Rick Lambell is a Consultant with the Australian Centre for Corporate Social Responsibility (ACCSR). He previously worked with PwC Australia where he was recognised as joint-winner of the CSR Champion of the Year Award in 2010.

Rick LambellCSR champions play a key role in engaging people and embedding CSR into organisational strategy. Our State of CSR Australia 2010/11 Insight Series #1 – “CSR and Governance: Practices and Challenges” found that 65% of managers surveyed said that their organisations had CSR champions in place to assist them in meeting their CSR objectives.

Champions are an organisation’s most passionate, committed advocates for CSR.  They are on the front-line in terms of educating staff and building internal buy-in for CSR initiatives. Their skills, experience and energy can play a key role in driving environmental and community initiatives forward, while also providing an important source of ideas and feedback on the effectiveness of an organisation’s CSR strategy and programs.

For individuals, involvement in a CSR champion network or team provides an opportunity to put personal values and beliefs into action, and build relationships with like-minded individuals. It also offers the chance to gain new skills and experience to enhance their career development.

Magalie Marais is an Associate with the Australian Centre for Corporate Social Responsibility (ACCSR). She visited Vietnam in February 2011 as a guest lecturer at the University of Hanoi in partnership with La Trobe University (Melbourne).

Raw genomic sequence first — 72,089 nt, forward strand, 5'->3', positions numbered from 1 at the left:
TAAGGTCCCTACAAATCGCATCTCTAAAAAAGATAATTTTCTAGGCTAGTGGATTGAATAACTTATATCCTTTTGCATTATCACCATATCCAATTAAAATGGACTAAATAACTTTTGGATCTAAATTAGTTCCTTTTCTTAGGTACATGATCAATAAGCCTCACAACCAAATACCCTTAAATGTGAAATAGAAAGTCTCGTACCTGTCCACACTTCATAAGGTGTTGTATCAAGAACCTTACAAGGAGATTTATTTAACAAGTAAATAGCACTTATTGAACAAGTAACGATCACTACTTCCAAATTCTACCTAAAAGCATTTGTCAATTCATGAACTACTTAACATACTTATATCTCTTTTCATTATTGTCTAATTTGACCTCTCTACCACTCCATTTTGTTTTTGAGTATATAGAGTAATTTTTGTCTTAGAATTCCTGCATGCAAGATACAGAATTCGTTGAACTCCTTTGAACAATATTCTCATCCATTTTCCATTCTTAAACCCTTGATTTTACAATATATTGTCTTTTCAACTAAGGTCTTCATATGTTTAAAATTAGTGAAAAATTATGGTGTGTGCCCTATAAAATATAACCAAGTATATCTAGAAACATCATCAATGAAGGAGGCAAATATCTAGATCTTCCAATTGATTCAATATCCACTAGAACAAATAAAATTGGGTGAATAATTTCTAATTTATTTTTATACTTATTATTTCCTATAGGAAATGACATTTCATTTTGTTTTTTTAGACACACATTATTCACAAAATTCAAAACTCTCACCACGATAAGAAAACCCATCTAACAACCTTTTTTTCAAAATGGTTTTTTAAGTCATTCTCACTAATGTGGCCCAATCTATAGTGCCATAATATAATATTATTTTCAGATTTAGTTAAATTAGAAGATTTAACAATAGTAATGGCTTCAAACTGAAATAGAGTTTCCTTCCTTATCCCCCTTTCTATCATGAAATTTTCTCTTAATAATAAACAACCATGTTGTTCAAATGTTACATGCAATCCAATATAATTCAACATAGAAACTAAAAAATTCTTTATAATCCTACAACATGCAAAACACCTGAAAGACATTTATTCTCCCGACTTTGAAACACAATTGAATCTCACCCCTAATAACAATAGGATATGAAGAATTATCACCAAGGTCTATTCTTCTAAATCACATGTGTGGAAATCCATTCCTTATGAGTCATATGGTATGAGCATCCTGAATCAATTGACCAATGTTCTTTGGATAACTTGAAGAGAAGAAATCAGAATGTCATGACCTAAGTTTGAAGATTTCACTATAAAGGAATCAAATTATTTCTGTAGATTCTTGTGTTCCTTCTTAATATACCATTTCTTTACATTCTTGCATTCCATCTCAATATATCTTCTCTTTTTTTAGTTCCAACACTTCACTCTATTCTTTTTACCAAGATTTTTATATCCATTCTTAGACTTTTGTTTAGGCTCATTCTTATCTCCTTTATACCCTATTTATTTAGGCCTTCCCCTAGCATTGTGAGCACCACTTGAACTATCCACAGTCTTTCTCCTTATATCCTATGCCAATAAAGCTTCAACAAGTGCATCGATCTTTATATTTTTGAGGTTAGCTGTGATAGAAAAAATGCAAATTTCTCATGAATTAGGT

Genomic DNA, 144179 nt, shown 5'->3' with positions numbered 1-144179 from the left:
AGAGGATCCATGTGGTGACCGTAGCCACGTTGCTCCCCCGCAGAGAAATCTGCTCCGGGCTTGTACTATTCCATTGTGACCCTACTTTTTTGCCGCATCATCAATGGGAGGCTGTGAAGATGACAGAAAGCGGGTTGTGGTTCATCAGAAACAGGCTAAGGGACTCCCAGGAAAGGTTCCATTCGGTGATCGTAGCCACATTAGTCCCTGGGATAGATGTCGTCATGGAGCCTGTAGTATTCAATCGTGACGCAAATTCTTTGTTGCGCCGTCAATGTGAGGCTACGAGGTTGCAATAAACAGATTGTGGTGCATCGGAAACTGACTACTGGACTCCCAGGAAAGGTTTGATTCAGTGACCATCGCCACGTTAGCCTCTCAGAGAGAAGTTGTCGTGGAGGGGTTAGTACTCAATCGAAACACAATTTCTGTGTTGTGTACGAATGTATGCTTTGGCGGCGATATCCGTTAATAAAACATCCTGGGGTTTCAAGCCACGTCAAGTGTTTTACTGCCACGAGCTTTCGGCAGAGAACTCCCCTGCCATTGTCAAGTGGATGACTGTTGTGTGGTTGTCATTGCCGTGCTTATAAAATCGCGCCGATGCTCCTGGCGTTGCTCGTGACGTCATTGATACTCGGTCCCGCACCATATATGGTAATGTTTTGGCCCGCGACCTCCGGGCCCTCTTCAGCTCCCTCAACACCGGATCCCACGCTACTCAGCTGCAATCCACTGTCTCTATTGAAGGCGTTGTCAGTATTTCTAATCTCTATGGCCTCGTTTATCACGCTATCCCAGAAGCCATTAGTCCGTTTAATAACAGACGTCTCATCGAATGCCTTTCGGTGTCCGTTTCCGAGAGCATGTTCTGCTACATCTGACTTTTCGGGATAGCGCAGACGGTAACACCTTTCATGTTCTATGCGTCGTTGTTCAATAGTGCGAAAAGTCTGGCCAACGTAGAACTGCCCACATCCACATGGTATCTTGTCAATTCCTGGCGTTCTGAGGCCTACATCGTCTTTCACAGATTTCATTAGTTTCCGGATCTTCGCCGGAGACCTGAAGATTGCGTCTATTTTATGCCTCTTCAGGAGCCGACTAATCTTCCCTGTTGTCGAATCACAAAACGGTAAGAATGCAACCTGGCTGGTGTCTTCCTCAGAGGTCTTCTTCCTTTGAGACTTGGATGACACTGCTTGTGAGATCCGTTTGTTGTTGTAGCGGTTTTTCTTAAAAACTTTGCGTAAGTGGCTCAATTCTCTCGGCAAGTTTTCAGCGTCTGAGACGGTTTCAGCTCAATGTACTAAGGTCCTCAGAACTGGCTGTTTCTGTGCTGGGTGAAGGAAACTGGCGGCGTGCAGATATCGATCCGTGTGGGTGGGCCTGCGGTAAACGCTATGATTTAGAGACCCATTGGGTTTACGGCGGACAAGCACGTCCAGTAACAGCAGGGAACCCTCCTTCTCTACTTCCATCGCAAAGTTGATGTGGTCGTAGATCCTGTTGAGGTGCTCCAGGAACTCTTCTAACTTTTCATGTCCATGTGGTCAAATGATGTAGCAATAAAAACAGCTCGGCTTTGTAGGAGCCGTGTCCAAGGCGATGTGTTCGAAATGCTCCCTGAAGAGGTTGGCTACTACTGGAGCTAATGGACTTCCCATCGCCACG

Magalie MaraisIntegrating CSR principles with economic development could be a pathway to a sustainable national competitiveness for a country with a tradition rooted in mutual aid and solidarity.

Vietnamese people can be proud of their country. After years of military conflicts, the fight for independence and international economic alienation, Vietnam’s economic growth and the reduction in poverty are impressive by any measure.

According to the data provided by the AusAid program, since 1993 Vietnamese growth in real gross domestic product has averaged around 7.5 per cent a year and the poverty rate has been reduced from 58 per cent in 1993 to 13 per cent in 2008.

While the country’s success has been driven by its export orientation, market liberalisation and job creation in the private sector, challenges lie ahead in its efforts to maintain high growth rates and meet poverty reduction targets.

Natasha Malinda is a Consultant at the Australian Centre for Corporate Social Responsibility (ACCSR) and has worked on sustainability reports for ACCSR clients since 2009.

Natasha MalindaIn my experience working with clients on sustainability reporting for ACCSR I have found many common challenges and pitfalls for all types of organisations along their reporting journey.

Sustainability reporting is a steep learning curve. It reinforces to both companies and individuals why they embarked on the sustainability journey in the first place and where their organisation’s and their own values and commitments lie.

The biggest mistake a company can make in its attitude to reporting is approaching the task as a PR exercise. Although sustainability reports are good communication tools, a great sustainability report is fundamentally about accountability and performance management.

The second biggest mistake is failing to educate staff on that fact. Educating employees about why you have decided to report, why it matters and what this means for your company is the first step in gaining internal buy-in. Once these goals are established internally, this makes the reporting process much easier.

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